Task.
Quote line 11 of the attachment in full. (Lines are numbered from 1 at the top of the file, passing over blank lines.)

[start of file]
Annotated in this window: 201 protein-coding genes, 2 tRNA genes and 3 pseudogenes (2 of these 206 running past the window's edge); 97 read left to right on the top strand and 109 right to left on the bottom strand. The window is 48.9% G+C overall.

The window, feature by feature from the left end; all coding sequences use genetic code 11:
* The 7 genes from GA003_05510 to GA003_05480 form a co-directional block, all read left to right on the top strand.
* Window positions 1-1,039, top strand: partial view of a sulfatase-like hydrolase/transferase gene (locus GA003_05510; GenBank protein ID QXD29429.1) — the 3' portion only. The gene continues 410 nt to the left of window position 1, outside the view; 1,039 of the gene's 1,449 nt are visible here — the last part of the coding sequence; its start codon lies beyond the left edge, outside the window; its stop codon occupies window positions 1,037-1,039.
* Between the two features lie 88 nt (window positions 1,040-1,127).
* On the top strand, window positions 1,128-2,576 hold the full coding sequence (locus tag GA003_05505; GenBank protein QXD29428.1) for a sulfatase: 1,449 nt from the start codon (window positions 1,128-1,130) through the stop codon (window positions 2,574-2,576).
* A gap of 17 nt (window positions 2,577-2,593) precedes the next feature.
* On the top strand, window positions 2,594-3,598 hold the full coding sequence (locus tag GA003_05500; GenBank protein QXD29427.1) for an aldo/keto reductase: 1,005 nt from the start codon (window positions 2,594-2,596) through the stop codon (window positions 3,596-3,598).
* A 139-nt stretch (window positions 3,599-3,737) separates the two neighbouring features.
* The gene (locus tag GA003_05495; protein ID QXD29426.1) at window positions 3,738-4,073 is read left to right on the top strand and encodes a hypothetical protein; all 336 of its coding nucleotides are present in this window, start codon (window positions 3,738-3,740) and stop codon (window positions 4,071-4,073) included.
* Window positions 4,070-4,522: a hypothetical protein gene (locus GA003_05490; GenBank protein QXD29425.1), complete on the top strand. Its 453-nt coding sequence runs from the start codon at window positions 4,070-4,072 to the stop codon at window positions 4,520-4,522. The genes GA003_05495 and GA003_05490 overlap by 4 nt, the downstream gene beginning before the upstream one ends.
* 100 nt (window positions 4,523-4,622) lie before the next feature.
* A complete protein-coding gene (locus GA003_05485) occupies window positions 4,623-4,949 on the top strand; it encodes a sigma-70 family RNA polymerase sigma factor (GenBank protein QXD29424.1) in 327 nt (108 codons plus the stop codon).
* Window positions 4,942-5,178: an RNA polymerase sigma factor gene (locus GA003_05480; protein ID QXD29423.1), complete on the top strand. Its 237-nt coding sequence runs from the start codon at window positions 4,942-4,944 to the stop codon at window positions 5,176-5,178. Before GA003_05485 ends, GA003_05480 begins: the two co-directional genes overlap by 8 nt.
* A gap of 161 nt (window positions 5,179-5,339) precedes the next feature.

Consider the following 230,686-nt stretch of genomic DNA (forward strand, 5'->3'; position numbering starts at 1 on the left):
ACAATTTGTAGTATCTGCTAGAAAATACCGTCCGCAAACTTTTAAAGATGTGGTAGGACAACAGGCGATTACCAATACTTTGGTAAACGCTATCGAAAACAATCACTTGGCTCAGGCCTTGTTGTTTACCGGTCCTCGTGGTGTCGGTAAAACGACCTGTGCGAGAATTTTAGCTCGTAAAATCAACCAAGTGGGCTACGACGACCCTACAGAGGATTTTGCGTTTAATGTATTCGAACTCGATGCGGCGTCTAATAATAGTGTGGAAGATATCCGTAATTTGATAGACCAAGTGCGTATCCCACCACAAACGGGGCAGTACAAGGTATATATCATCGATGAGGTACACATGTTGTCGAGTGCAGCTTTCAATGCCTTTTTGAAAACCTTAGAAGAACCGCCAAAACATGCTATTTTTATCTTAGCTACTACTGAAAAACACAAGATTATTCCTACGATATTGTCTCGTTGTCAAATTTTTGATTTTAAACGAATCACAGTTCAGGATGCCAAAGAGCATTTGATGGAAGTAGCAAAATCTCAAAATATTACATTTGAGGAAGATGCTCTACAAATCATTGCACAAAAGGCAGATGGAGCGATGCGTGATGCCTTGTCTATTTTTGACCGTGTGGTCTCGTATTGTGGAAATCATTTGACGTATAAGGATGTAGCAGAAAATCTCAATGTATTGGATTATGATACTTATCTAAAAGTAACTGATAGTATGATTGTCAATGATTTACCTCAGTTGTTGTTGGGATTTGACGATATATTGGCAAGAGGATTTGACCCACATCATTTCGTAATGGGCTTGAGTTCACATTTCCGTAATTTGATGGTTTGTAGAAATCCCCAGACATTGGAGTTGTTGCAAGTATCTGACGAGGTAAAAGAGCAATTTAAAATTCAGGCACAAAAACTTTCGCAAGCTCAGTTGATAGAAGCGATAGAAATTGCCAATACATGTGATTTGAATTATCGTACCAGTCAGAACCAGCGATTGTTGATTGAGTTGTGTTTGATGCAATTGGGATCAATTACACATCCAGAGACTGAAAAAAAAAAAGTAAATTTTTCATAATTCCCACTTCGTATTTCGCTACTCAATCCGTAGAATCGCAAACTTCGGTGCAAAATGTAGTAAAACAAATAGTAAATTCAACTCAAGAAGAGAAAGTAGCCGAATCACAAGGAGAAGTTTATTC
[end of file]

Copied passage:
* Window positions 4,070-4,522: a hypothetical protein gene (locus GA003_05490; GenBank protein QXD29425.1), complete on the top strand. Its 453-nt coding sequence runs from the start codon at window positions 4,070-4,072 to the stop codon at window positions 4,520-4,522. The genes GA003_05495 and GA003_05490 overlap by 4 nt, the downstream gene beginning before the upstream one ends.